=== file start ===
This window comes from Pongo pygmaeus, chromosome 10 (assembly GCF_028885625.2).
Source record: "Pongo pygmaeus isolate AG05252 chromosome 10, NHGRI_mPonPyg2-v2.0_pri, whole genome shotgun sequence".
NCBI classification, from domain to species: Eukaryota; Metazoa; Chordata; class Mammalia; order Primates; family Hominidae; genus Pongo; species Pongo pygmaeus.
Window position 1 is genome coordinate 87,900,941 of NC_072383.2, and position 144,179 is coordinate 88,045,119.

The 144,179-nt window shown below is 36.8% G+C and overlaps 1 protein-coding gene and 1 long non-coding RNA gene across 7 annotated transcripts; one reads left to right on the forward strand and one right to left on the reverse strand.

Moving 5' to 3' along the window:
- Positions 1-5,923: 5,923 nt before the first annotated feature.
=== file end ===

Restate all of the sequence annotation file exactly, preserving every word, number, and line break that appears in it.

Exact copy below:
This window comes from Pongo pygmaeus, chromosome 10 (assembly GCF_028885625.2).
Source record: "Pongo pygmaeus isolate AG05252 chromosome 10, NHGRI_mPonPyg2-v2.0_pri, whole genome shotgun sequence".
NCBI classification, from domain to species: Eukaryota; Metazoa; Chordata; class Mammalia; order Primates; family Hominidae; genus Pongo; species Pongo pygmaeus.
Window position 1 is genome coordinate 87,900,941 of NC_072383.2, and position 144,179 is coordinate 88,045,119.

The 144,179-nt window shown below is 36.8% G+C and overlaps 1 protein-coding gene and 1 long non-coding RNA gene across 7 annotated transcripts; one reads left to right on the forward strand and one right to left on the reverse strand.

Moving 5' to 3' along the window:
- Positions 1-5,923: 5,923 nt before the first annotated feature.